Standardized testing has become commonplace in schools across the country, but not everyone is a believer in the use of testing to evaluate school and student performance. This year, a number of schools across the country are seeing a higher-than-usual number of students opting out of the test protocol. One area that has been hit hard with opt-outs in recent weeks is New York City Public Schools. How will the higher number of opt-outs impact students who are choosing not to test and the schools where they are enrolled?
Some Students Say No to Tests
The Village Voice reports that test weeks this year are seeing fewer student participants in New York City. The publication cites reports of opt-outs at 22 schools throughout the boroughs, although the precise number of students opting out at each of the schools is still unknown. It does appear that 33 students at the city’s Earth School have submitted their intentions to opt out of testing, which would comprise a significant percentage of the student body at that small school.
Parents and students are complaining of excessive stress caused by the standardized tests. They are also questioning the use of valuable classroom time and resources to prepare for tests, rather than in quality instruction. Teachers are also joining the protest, stating use of standardized tests to evaluate teachers and schools is inappropriate and inaccurate.
The opt-outs in New York follow a decision by teachers at Garfield High School in Seattle, Washington, not to administer the tests to students this year. The lead organizer in the Seattle boycott, Jesse Hagopian, flew to New York recently to address the issue of standardized testing with a small crowd at Earth School. Hagopian told the parents, students and teachers assembled, “Their whole education reform system – all of it runs on these test scores! We’re denying them the lifeblood of their corporate reforms. These tests are not for their kids – these tests are for your kids.”
Hagopian referred to the fact that Bill Gates, a champion for education reform, attended a private school down the road from Garfield that does not administer standardized state testing.
More Rigorous Tests Bring Students to Tears
At the center of the test controversy in New York this year is the fact that the state switched to a more rigorous testing process to comply with the new guidelines of the Common Core Standards. The purpose of the Common Core Standards is to more accurately and adequately prepare students for the challenges of college coursework or a career path in the 21st century. According to the Times Record-Herald, that translates to harder questions students must answer in a shorter period of time.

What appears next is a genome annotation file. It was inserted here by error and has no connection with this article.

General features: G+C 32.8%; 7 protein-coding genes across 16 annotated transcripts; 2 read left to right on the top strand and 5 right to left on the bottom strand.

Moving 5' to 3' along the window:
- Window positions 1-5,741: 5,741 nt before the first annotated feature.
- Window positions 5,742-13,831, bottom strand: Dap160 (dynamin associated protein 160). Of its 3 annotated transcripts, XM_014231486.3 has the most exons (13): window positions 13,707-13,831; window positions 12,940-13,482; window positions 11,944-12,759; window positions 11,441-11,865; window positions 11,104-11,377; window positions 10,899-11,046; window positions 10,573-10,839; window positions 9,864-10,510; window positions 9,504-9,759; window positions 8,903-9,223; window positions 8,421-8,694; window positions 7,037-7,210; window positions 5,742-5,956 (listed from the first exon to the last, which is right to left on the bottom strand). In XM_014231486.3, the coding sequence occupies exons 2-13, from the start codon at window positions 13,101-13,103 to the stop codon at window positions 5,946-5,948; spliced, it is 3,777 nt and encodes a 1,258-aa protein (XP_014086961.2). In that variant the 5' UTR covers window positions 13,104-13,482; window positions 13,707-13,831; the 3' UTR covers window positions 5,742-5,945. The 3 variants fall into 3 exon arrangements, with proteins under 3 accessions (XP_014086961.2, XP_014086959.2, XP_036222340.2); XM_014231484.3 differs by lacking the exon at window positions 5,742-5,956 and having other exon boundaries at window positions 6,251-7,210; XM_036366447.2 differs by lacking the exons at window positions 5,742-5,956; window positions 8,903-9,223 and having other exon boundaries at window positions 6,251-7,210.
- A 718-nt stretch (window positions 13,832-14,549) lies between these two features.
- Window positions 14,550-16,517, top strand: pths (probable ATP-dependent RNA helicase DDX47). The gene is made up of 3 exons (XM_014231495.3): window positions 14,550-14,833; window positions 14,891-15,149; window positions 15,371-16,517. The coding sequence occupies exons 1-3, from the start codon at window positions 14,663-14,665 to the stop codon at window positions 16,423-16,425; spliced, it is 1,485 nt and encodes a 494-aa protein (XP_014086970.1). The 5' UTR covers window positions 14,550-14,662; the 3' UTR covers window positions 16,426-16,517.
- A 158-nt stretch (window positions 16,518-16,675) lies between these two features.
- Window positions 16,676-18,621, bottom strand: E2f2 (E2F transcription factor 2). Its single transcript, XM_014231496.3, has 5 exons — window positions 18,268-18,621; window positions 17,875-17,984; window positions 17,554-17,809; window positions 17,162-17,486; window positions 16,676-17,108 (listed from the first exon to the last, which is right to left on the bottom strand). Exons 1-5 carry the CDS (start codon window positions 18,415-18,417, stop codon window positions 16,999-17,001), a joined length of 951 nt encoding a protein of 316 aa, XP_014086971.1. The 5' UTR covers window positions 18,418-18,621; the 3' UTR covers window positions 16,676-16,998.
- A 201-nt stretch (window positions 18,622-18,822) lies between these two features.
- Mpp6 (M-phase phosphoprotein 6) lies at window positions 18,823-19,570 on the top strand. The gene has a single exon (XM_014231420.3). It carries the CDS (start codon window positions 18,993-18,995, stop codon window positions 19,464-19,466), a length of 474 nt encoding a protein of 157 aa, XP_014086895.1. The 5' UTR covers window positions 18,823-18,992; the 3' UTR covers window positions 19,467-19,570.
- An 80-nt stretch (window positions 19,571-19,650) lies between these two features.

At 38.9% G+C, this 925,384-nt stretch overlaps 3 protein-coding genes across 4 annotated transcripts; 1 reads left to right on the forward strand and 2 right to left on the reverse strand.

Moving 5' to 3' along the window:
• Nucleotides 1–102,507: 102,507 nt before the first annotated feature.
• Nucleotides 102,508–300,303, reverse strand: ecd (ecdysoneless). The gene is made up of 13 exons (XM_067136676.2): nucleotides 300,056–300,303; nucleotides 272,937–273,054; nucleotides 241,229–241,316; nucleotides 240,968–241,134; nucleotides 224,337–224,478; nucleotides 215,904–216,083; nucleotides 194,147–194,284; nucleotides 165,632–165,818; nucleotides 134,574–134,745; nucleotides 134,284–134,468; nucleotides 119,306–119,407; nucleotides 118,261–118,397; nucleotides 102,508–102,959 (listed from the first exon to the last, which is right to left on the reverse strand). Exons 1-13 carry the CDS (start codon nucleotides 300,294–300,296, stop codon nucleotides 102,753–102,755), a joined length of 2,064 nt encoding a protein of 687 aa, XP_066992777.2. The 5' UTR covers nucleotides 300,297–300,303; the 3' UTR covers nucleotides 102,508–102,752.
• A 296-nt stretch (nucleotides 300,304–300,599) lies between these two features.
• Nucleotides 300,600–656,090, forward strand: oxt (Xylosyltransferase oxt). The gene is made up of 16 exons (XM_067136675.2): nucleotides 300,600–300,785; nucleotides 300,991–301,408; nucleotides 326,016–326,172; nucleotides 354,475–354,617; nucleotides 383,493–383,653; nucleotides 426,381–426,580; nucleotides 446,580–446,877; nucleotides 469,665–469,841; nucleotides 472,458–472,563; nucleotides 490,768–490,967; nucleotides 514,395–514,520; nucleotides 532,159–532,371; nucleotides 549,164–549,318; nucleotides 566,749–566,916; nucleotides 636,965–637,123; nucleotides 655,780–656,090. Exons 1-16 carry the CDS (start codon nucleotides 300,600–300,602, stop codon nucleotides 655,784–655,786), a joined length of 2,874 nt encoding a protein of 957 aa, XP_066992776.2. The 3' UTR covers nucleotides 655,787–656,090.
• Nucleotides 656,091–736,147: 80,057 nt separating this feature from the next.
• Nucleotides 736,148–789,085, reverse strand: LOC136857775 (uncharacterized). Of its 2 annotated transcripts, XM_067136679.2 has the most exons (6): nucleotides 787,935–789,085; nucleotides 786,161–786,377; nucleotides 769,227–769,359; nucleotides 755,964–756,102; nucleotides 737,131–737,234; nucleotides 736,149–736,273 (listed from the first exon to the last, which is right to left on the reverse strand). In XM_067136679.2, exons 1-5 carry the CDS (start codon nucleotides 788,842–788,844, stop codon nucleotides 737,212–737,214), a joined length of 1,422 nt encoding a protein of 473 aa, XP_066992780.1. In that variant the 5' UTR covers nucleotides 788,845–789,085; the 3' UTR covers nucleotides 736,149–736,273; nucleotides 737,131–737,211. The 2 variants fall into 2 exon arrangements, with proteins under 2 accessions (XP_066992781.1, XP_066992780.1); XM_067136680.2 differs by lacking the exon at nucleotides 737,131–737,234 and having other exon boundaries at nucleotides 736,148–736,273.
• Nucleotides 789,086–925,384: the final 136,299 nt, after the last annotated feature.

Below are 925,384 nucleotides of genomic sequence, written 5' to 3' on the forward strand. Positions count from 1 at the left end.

Parents say that means more stress on students, who are also being tested on material they have not learned this year. The quick change to the new state tests has left schools without the time or resources to teach students all the test material prior to test dates. Parents are also protesting the addition of “dummy questions,” which are field questions that will be used to design future tests and will not be added to student scores. Parents are complaining they do not want their children used as test subjects to help test companies in the midst of their own testing process.
Who is Opting Out?
As parents become increasingly concerned about the mental and physical toll the testing process takes on their children, some are beginning to seek legal opt-outs as a means of protecting their children from the stress. The New York Times reports that schools throughout the five boroughs have seen students opt out of tests, although the numbers are much higher at some schools than others. Earth School has one of the highest opt-out rates in the city, with anywhere from 20 percent to one-third of students refusing to take the tests.
Schools outside the city district are seeing the trend widen to their locations as well. South Side Middle School in Rockville Center on Long Island saw about half of their eighth graders opt out, while around 55 of the 480 students at Linden Avenue Middle School in Hudson Valley opted out. Even the elite schools in the heart of the city have seen parents withdraw their children from the testing process this year.
Parents are telling the press that the stress of the examinations this year is making their children anxious and even sick. Some have reported that their children have been pushed to tears by the testing process. Others say their kids have begged them not to force them to go through the testing process.
The Consequences of Opt-Outs
While parents are discovering the opt-out as a way of saving their children from the stress and strain of standardized testing, there may be far-reaching consequences for their actions. Students who attend school on testing days will be required to sit quietly and wait for other students to take the examinations, according to a recent report at WHEC. Initial reports suggested that waiting students would not be allowed to engage in quiet activities during test time. However, the schools have stated they will allow students to read quietly in their seats during test time.
The consequences for the schools may not be so easy to overcome, however. Since test scores are now tied to funding for some school districts, fewer students taking the exams may mean fewer state and federal dollars coming in. By the test results are available this summer, some schools may realize the opt-outs will impact their budget’s bottom line.